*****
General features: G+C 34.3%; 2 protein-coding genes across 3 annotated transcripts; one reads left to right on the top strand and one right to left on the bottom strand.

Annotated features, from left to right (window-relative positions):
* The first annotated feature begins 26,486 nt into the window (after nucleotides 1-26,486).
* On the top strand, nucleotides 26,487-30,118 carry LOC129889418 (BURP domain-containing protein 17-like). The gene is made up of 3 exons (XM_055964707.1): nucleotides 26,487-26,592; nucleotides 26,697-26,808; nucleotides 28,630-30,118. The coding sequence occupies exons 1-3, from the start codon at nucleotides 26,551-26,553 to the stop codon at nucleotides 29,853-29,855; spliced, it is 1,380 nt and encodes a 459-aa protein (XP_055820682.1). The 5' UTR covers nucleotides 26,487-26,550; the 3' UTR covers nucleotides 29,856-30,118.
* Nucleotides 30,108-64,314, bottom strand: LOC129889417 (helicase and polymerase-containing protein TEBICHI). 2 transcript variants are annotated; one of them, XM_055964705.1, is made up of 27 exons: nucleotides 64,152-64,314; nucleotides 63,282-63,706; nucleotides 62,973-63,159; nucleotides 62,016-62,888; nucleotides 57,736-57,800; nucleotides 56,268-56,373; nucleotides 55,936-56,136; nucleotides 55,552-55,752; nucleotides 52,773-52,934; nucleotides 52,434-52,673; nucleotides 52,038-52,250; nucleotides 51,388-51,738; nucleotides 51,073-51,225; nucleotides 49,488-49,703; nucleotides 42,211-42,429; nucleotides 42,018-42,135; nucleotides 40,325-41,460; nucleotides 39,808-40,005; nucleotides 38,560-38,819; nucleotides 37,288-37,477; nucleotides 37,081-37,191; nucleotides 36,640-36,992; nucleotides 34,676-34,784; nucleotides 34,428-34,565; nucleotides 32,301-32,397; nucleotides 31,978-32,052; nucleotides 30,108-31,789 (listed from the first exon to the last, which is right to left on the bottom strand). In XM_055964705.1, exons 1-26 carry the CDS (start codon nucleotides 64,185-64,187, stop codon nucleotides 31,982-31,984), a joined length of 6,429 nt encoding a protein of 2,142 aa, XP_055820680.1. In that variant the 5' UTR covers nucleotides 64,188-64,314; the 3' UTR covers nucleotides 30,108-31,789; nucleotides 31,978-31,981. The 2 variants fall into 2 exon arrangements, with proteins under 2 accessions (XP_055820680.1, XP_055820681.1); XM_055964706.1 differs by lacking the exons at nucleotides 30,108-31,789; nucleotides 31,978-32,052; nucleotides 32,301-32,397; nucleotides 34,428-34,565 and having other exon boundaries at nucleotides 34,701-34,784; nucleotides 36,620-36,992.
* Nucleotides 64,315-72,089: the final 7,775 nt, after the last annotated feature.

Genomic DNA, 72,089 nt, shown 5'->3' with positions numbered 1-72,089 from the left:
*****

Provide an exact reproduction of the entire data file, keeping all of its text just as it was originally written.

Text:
General features: G+C 34.3%; 2 protein-coding genes across 3 annotated transcripts; one reads left to right on the top strand and one right to left on the bottom strand.

Annotated features, from left to right (window-relative positions):
* The first annotated feature begins 26,486 nt into the window (after nucleotides 1-26,486).
* On the top strand, nucleotides 26,487-30,118 carry LOC129889418 (BURP domain-containing protein 17-like). The gene is made up of 3 exons (XM_055964707.1): nucleotides 26,487-26,592; nucleotides 26,697-26,808; nucleotides 28,630-30,118. The coding sequence occupies exons 1-3, from the start codon at nucleotides 26,551-26,553 to the stop codon at nucleotides 29,853-29,855; spliced, it is 1,380 nt and encodes a 459-aa protein (XP_055820682.1). The 5' UTR covers nucleotides 26,487-26,550; the 3' UTR covers nucleotides 29,856-30,118.
* Nucleotides 30,108-64,314, bottom strand: LOC129889417 (helicase and polymerase-containing protein TEBICHI). 2 transcript variants are annotated; one of them, XM_055964705.1, is made up of 27 exons: nucleotides 64,152-64,314; nucleotides 63,282-63,706; nucleotides 62,973-63,159; nucleotides 62,016-62,888; nucleotides 57,736-57,800; nucleotides 56,268-56,373; nucleotides 55,936-56,136; nucleotides 55,552-55,752; nucleotides 52,773-52,934; nucleotides 52,434-52,673; nucleotides 52,038-52,250; nucleotides 51,388-51,738; nucleotides 51,073-51,225; nucleotides 49,488-49,703; nucleotides 42,211-42,429; nucleotides 42,018-42,135; nucleotides 40,325-41,460; nucleotides 39,808-40,005; nucleotides 38,560-38,819; nucleotides 37,288-37,477; nucleotides 37,081-37,191; nucleotides 36,640-36,992; nucleotides 34,676-34,784; nucleotides 34,428-34,565; nucleotides 32,301-32,397; nucleotides 31,978-32,052; nucleotides 30,108-31,789 (listed from the first exon to the last, which is right to left on the bottom strand). In XM_055964705.1, exons 1-26 carry the CDS (start codon nucleotides 64,185-64,187, stop codon nucleotides 31,982-31,984), a joined length of 6,429 nt encoding a protein of 2,142 aa, XP_055820680.1. In that variant the 5' UTR covers nucleotides 64,188-64,314; the 3' UTR covers nucleotides 30,108-31,789; nucleotides 31,978-31,981. The 2 variants fall into 2 exon arrangements, with proteins under 2 accessions (XP_055820680.1, XP_055820681.1); XM_055964706.1 differs by lacking the exons at nucleotides 30,108-31,789; nucleotides 31,978-32,052; nucleotides 32,301-32,397; nucleotides 34,428-34,565 and having other exon boundaries at nucleotides 34,701-34,784; nucleotides 36,620-36,992.
* Nucleotides 64,315-72,089: the final 7,775 nt, after the last annotated feature.

Genomic DNA, 72,089 nt, shown 5'->3' with positions numbered 1-72,089 from the left: